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Sustainable companies combat the carbon footprint of fast fashion

(NEW YORK) — The global fashion industry is fueled by the latest styles, and fast production has helped the industry contribute up to 10% of the world’s greenhouse gas emissions, according to the Environmental Protection Agency (EPA).

“I don’t think it’s a secret that the fashion industry is one of the largest polluters on the planet and not just in terms of the material use or material waste, but also in the way that it uses labor and uses human power,” said Jessica Schreiber, founder and CEO of Fabscrap, a Brooklyn-based fabric recycling company.

Much of the carbon footprint of the industry is generated by the production of clothing, which is often made in developing countries and then shipped abroad. Then, once material is thrown out, 85% of those textiles in the United States end up in landfills or are incinerated, according to the EPA.

As climate change becomes a more pressing issue, some companies have recognized that their business model needs to change and that they need to embrace sustainability. Now a few have put it at the core of their brand.

Schreiber has partnered with some big name fashion brands like J Crew, Macy’s, Marc Jacobs to collect, sort and recycle what they can from excess material generated from the design process.

“We’re doing what we can where we’re at with what we have. So globally, though, I think that’s a drop in the bucket and there’s a lot of work to be done,” said Schreiber.

At Fabscrap, the mission is to cut down clothing waste and keep fabric from ending up in landfills. Materials like cotton, wool, and polyester are shredded and turned into a product called “shoddy.”

“Every bag is pretty much a surprise. You never know what types of fabrics will be in it,” said Camille Tagle, the co-founder and creative director at Fabscrap.

Shoddy and other materials are put up for resale at the Fabscrap store or online.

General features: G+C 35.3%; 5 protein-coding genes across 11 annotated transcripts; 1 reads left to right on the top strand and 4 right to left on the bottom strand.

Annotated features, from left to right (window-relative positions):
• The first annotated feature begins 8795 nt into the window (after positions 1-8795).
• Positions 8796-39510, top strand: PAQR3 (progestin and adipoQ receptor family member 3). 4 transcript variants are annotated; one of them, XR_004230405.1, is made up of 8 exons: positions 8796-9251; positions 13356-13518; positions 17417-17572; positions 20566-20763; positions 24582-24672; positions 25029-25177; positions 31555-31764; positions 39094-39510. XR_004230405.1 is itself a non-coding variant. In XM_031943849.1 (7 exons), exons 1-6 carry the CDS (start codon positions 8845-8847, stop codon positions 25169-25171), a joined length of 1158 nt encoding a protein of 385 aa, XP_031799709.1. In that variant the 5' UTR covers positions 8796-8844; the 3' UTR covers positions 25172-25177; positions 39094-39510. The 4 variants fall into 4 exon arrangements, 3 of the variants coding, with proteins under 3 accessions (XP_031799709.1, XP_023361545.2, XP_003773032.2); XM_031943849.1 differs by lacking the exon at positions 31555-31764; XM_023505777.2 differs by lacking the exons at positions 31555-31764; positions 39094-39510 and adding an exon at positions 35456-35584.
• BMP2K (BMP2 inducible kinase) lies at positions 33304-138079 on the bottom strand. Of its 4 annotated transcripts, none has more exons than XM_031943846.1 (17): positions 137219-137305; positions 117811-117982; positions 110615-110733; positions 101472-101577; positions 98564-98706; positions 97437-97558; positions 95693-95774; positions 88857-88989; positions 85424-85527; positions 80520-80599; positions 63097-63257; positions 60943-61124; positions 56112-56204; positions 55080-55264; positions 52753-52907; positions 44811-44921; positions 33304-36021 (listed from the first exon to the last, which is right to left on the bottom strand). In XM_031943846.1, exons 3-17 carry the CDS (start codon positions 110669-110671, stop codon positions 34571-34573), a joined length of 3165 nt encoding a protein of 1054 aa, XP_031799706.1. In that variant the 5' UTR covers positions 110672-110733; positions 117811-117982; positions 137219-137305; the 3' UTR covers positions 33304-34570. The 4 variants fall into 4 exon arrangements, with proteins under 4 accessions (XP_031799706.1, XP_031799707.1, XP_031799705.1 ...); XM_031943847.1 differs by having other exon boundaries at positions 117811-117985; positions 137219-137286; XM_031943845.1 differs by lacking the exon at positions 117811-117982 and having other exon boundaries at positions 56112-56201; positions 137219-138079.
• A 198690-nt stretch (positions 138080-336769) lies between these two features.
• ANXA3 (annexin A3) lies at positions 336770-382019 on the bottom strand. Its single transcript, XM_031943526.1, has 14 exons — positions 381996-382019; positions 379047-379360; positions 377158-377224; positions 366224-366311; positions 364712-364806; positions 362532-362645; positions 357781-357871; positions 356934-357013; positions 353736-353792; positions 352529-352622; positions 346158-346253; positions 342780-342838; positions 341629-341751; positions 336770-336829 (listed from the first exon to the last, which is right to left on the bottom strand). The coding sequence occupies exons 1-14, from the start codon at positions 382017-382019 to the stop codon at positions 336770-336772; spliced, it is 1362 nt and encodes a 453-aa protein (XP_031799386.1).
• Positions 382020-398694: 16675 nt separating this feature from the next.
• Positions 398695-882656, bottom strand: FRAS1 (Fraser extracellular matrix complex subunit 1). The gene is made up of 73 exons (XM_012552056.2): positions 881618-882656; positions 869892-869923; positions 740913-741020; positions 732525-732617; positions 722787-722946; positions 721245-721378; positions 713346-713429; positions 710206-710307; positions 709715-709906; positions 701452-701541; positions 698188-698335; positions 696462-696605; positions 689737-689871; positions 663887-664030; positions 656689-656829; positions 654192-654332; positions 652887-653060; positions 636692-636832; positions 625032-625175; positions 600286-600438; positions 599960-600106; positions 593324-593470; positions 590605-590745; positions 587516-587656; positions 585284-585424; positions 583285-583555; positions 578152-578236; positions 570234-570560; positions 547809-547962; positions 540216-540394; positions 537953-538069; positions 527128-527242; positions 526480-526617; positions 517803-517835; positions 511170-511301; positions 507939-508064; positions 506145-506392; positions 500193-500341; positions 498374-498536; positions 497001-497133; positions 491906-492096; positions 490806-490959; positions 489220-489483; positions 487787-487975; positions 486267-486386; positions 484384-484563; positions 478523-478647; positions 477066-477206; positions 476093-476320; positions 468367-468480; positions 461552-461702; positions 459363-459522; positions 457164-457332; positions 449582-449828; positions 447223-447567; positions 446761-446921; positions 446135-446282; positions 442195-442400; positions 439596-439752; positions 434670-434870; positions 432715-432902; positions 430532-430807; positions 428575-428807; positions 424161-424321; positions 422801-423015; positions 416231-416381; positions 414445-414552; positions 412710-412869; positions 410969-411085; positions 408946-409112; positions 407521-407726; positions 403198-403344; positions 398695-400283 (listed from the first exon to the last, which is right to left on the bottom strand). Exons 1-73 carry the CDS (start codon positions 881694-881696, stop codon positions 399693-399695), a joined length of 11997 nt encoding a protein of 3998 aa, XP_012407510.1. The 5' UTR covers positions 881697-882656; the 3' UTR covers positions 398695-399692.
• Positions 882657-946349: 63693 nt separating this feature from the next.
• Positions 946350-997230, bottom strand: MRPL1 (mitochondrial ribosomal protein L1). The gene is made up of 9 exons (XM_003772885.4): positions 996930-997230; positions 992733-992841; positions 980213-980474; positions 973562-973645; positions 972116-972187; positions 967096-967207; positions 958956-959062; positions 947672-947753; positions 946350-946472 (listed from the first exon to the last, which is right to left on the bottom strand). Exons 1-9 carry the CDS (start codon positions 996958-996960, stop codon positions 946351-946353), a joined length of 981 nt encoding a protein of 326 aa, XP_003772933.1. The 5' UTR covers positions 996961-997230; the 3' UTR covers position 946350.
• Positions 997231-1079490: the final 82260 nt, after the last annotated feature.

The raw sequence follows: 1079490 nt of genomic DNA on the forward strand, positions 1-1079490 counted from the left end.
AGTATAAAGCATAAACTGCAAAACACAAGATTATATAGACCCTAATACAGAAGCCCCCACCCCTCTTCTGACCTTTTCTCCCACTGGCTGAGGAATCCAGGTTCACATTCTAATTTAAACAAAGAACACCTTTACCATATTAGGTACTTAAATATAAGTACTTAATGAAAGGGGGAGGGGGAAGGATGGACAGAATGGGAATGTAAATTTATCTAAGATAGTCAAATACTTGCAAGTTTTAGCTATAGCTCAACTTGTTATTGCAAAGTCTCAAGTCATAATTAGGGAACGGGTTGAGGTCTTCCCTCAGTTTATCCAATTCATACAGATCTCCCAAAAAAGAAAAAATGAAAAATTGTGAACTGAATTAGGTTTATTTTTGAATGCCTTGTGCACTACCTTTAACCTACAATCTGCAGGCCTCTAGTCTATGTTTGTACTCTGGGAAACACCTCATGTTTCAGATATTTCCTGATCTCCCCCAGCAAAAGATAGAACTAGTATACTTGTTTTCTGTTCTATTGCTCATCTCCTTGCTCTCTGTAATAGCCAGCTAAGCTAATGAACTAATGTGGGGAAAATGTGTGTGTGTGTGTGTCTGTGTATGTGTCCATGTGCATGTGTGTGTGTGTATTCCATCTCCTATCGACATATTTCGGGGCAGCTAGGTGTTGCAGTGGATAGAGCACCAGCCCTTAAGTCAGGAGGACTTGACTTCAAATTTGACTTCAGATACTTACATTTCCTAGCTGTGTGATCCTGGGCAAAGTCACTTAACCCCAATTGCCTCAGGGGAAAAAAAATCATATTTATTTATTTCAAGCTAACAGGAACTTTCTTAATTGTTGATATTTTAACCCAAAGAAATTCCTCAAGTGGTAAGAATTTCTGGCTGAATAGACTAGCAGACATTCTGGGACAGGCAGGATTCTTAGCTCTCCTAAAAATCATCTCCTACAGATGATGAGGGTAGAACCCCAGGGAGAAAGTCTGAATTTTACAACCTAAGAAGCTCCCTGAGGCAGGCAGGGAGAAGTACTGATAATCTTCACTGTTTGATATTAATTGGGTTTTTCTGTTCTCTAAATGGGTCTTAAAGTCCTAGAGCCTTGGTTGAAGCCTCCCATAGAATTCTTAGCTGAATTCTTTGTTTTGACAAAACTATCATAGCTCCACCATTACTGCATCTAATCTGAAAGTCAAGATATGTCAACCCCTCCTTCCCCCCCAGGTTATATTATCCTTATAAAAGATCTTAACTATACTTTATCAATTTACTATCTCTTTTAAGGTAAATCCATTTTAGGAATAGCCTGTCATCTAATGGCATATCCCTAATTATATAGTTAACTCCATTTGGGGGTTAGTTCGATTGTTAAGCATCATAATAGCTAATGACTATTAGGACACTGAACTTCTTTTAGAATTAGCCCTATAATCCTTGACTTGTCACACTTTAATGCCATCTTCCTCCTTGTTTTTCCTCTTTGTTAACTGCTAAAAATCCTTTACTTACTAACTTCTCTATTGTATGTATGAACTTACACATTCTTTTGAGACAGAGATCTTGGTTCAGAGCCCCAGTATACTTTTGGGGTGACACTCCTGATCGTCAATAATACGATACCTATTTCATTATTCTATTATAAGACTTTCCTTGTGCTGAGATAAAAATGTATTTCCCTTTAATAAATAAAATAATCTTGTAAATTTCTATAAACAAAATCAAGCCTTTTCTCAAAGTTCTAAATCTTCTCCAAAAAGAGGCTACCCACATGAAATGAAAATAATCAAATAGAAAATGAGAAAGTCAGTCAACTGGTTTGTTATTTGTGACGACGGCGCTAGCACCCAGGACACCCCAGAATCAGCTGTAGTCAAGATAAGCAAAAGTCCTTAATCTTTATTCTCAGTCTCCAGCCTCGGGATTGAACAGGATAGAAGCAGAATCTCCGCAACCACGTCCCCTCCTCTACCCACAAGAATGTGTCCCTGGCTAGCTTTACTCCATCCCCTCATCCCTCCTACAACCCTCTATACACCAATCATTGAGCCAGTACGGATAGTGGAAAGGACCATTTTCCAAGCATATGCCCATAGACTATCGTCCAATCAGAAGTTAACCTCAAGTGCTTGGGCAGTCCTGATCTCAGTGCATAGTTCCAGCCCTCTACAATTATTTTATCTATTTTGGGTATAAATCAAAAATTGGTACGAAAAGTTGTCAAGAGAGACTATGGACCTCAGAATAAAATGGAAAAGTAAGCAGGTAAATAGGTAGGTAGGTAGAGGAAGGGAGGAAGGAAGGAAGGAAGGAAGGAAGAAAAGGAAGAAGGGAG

In the past two decades, the fashion industry has exponentially grown into a $2.5 trillion industry that employs 75 million people worldwide, according to the United Nations.

The growth is fueled in part by inexpensive, trendy clothing known as “fast fashion.”

“We’re making too much stuff,” said Kathleen Talbot. “[Fast fashion brands] mass produce disposable clothing that really is just chasing the trend.”

Talbot is the chief sustainability officer at Reformation, a clothing brand dedicated to sustainability.

“We’re focused on making limited collections. If you can make smaller, smaller collections and only make more based on the consumer demand, you don’t have that end of season waste,” said Talbot.

According to the United Nations, 60% of all new clothing is made with synthetic fibers — derived from fossil fuels.

“For synthetics, it will take over 200 years for it to biodegrade. So just like throwing plastics away, it’s the same thing,” said Talbot.

All materials used at Reformation are traceable and the company says it has been 100% carbon-neutral since 2015.

Reformation CEO Hali Bornstein said the company is focused on making the LA-based brand both sustainable and profitable.

“We set out early on to prove out that you can both be a profitable business and be sustainable because, by definition, it’s not sustainable to lose money, right?” said Bornstein.

Bornstein hopes that Reformation can be a model for other brands and push the entire industry toward a more sustainable future.

“I don’t think there’s a choice anymore,” she said. “I think brands that are going to survive are going to do the right thing and put the investment in.”

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